(NaturalNews) March 25, 2013 marked a historical day where thousands of midwifery supporters protested a landmark decision which outlaw independent midwifery by October 2013. Women from across the country marched to Westminster House of Commons as part of the Choose Your Midwife, Choose Your Birth campaign in an attempt to reverse the 2011 decision.
Midwifery under attack
In 2011, the UK government signed into the EU Directive on the application of patients' rights and cross-border health care that necessitates mandatory Professional Indemnity Insurance (PII) for all health care providers, including Independent Midwives (IMs). Directive 2011/24/EU of the European Parliament and of the Council of March 9, 2011 Article 4 (d) states that each EU member state has 30 months to implement the Directive with the deadline falling on October of this year. Once this regulation is implemented locally, it will end the practice of independent midwifery in the UK unless insurance companies change their policy to include midwifery.
Independent Midwives UK, which has been running since 1985, cares for women who are deemed "high risk" and have been refused home births or natural births by UK's National Health Service (NHS). IMs are registered midwives who have chosen to work outside the NHS to be able to offer continuous care and support to women who choose it. This is the kind of autonomous midwifery that you see in the hugely popular TV program, "Call the Midwife." Currently, it is mostly only IMs who are able to provide what Prime Minister David Cameron once called the "gold standard care" of birthing care. Due to staff shortages and budgetary pressures, very few NHS Trusts are able to provide this kind of care.
Currently, midwives practicing independently are unable to obtain affordable indemnity coverage. This has been the case since 2002. In fact, the last insurer withdrew from the market because there are too few IMs to make PII commercially viable in light of potential payouts. Subsequently, IMs are mandated to inform clients of their lack of insurance before booking as set out by the Nursing and Midwifery Council (NMC).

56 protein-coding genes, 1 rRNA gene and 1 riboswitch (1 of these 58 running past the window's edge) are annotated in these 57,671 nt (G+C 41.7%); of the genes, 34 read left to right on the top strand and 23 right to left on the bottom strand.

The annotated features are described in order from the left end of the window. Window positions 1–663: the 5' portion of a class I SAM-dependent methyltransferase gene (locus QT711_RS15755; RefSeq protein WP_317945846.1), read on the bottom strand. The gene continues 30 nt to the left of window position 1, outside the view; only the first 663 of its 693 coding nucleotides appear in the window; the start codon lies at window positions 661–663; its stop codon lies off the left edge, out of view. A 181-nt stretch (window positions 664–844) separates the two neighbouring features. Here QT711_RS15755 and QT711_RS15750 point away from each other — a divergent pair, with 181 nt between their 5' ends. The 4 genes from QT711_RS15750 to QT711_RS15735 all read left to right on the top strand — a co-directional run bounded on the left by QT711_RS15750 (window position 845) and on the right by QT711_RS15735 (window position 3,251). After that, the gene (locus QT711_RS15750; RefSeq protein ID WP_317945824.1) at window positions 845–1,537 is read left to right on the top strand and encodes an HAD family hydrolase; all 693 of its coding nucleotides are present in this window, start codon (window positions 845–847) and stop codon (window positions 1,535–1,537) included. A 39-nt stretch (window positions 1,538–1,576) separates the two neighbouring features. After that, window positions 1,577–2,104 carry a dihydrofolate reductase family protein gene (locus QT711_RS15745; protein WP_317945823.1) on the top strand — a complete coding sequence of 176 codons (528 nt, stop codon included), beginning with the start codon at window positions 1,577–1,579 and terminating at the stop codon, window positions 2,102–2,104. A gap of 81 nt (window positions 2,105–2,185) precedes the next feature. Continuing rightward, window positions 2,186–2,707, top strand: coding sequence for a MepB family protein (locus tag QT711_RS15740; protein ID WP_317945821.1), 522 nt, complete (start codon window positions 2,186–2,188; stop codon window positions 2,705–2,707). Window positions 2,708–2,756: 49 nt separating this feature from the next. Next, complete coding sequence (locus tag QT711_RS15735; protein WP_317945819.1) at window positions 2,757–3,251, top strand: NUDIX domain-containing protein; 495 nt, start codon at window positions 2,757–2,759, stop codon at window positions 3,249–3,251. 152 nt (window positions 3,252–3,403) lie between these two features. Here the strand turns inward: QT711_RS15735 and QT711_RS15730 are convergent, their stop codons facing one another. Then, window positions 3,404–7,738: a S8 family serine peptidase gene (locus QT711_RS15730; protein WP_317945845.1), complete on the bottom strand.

A statement on the Independent Midwives UK website says: "Currently there is no professional indemnity insurance available to independent midwives, which means we are personally liable for any negligence claim made against us. Some commercial cover was available until 2002 but the premiums kept escalating, despite an excellent claims history, until an annual premium was around 20,000 [English pounds] per midwife. As this was more than many independent midwives earned, most were forced to make the difficult decision to cease practicing or practice uninsured. There is no insurance available to either independent or employed midwives that will pay out if 'things go wrong'. Insurance is there if medical negligence is proved against a practitioner having or not having insurance does not mean that your care is any safer. IMUK is campaigning to ask the government to find a workable and affordable solution."
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